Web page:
Sidharth Vardhan

On Nationalism and ‘Imperialism: Part Two of The Origins of Totalitarianism’

(A review by Sidharth Vardhan of ‘Imperialism: Part Two of the Origins of Totalitarianism’ (1968) by Hannah Arendt first written on September 15, 2018 )   My one and the only objection is that it should have been named ‘Nationalism’ instead of ‘Totalitarianism’ because this book discusses various consequences (mostly negative) of Nationalism and imperialism was one just such consequence. Moreover even while studying imperialism, she is only interested in white men aspect of it – its effect on Europe. Moreover Arendt’s larger concern is studying origins of Totalitarianism which seems to me more connected with Nationalism than imperialism. Among consequences of Imperialism, she included are Imperialism, totalitarianism, refugee problems and wars (including two world wars). Imperialism Nationalism somehow continues to be thought of good when it is just a beautified name of narrow mindedness. Much like religion or racist ideologies, it is basically an act of limiting responsibility by creating a limited ‘we’ group based often on language, race or religion. It gives a false superiority complex- you are supposed to feel proud just because you belong to particular group (often people who are good for nothing else, chose these causes to take pride in). And a pride in

On ‘Antisemitism: Part One of the Origins of Totalitarianism’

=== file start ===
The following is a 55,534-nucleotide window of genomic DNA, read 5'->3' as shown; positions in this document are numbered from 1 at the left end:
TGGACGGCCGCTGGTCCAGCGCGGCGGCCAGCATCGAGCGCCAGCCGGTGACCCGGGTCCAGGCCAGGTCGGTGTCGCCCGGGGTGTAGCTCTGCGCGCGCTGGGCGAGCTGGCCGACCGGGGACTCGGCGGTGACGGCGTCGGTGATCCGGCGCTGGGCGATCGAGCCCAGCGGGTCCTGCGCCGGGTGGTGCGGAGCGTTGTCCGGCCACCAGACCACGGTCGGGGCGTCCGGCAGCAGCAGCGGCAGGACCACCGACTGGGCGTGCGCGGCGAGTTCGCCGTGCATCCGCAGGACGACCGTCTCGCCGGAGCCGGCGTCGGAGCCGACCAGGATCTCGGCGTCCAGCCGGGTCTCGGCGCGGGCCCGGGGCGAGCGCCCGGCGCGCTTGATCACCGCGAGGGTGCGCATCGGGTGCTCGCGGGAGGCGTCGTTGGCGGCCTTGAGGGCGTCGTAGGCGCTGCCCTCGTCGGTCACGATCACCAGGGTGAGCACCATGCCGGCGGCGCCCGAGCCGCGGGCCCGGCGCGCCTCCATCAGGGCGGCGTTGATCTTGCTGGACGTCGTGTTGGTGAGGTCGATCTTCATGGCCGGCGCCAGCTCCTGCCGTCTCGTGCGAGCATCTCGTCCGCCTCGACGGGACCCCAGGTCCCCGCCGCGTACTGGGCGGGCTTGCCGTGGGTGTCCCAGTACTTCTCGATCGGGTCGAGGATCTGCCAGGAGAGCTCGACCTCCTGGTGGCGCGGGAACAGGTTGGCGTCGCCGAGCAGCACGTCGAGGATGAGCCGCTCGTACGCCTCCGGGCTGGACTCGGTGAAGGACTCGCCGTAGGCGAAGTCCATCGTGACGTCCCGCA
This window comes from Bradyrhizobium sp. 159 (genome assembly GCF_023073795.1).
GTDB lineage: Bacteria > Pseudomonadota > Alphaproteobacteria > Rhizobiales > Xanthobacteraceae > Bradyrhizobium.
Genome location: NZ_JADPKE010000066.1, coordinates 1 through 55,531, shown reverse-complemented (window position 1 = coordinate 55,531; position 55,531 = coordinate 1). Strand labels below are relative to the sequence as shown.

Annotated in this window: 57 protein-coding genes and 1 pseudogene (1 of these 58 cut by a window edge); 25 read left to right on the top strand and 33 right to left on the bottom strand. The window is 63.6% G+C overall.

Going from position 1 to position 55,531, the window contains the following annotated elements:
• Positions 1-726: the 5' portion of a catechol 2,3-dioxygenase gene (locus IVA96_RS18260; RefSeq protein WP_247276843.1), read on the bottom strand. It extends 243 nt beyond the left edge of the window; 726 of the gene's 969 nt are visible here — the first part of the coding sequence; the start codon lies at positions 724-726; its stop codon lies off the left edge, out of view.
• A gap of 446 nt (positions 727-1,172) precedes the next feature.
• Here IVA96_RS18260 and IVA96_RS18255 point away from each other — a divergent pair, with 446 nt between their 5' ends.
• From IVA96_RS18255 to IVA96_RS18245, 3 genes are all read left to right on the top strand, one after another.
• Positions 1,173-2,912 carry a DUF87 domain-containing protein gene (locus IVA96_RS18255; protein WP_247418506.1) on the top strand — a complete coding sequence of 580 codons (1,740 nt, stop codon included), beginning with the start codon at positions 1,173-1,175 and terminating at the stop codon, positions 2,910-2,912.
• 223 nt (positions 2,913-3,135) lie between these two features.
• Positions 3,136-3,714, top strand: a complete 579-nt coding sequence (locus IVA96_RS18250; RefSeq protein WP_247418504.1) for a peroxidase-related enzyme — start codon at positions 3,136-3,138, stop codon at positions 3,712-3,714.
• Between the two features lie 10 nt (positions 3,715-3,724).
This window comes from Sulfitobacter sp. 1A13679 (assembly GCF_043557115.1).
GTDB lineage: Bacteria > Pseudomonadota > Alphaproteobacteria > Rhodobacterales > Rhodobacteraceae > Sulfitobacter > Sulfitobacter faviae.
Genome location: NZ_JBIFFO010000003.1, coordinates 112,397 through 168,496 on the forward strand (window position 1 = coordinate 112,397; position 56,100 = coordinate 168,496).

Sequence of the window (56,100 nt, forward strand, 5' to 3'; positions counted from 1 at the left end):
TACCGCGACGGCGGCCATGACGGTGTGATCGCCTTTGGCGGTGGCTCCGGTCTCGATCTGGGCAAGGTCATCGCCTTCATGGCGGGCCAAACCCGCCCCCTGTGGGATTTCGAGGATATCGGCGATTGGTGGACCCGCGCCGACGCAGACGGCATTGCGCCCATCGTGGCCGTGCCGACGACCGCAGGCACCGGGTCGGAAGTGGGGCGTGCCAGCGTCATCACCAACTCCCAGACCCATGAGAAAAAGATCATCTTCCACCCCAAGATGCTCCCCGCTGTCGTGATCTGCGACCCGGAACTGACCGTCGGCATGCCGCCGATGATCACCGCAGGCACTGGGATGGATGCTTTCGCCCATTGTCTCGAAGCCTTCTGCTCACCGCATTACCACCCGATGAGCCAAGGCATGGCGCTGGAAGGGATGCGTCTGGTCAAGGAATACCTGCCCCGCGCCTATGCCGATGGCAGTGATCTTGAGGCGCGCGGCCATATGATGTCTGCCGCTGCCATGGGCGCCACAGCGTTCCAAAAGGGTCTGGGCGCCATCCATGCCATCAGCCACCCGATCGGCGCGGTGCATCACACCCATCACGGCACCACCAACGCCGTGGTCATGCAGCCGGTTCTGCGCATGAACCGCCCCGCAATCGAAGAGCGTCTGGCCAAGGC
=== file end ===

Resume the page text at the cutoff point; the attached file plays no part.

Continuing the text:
(A review by Sidharth Vardhan of Antisemitism: Part One of the Origins of Totalitarianism’ (1968) by Hannah Arendt first written on September 15, 2018 )   Arendt brings out a brief history of anti-Semitism with a special focus on the way it came to be used as a propaganda device by Nazis. There is much in this – like the argument that a wealthy section of society is tolerated by the rest only as long as they serve a function. And to be able to serve a function, power is needed. Some of the richer Jews (mostly bankers) were themselves first to accept the differentiation given to them by state. This differentiation attracted prejudice, first, when the customers of the bankers become middle class rather than upper class (middle class people take loan out of needs and won’t ever like bankers) and the stereotypes created because of a single family – Rothschilds. You can add to this, the conspiracy theories. Thus Nazis found a ready prejudice to take advantage of when they came into power. It is all very interesting but it isn’t as much hard hitting as other Arendt works I have read. May be because it is much

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